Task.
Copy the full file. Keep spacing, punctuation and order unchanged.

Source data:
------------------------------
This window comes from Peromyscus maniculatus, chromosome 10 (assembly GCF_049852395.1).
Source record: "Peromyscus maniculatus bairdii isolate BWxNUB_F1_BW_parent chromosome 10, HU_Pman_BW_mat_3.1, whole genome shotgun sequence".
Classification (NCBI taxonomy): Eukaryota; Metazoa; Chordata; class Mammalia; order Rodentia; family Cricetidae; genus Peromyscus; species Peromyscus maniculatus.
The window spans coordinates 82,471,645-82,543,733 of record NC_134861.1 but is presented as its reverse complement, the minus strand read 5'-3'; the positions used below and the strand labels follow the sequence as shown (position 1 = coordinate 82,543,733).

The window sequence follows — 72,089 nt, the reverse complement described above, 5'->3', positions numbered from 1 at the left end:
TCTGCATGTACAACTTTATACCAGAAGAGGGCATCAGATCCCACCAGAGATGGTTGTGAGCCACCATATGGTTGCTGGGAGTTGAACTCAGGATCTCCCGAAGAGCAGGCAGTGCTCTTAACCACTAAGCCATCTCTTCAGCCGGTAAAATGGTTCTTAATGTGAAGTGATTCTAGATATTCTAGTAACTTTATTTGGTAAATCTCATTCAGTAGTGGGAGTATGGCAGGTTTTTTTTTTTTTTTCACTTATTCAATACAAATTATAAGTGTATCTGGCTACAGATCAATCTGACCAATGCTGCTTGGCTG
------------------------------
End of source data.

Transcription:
This window comes from Peromyscus maniculatus, chromosome 10 (assembly GCF_049852395.1).
Source record: "Peromyscus maniculatus bairdii isolate BWxNUB_F1_BW_parent chromosome 10, HU_Pman_BW_mat_3.1, whole genome shotgun sequence".
Classification (NCBI taxonomy): Eukaryota; Metazoa; Chordata; class Mammalia; order Rodentia; family Cricetidae; genus Peromyscus; species Peromyscus maniculatus.
The window spans coordinates 82,471,645-82,543,733 of record NC_134861.1 but is presented as its reverse complement, the minus strand read 5'-3'; the positions used below and the strand labels follow the sequence as shown (position 1 = coordinate 82,543,733).

The window sequence follows — 72,089 nt, the reverse complement described above, 5'->3', positions numbered from 1 at the left end:
TCTGCATGTACAACTTTATACCAGAAGAGGGCATCAGATCCCACCAGAGATGGTTGTGAGCCACCATATGGTTGCTGGGAGTTGAACTCAGGATCTCCCGAAGAGCAGGCAGTGCTCTTAACCACTAAGCCATCTCTTCAGCCGGTAAAATGGTTCTTAATGTGAAGTGATTCTAGATATTCTAGTAACTTTATTTGGTAAATCTCATTCAGTAGTGGGAGTATGGCAGGTTTTTTTTTTTTTTTCACTTATTCAATACAAATTATAAGTGTATCTGGCTACAGATCAATCTGACCAATGCTGCTTGGCTG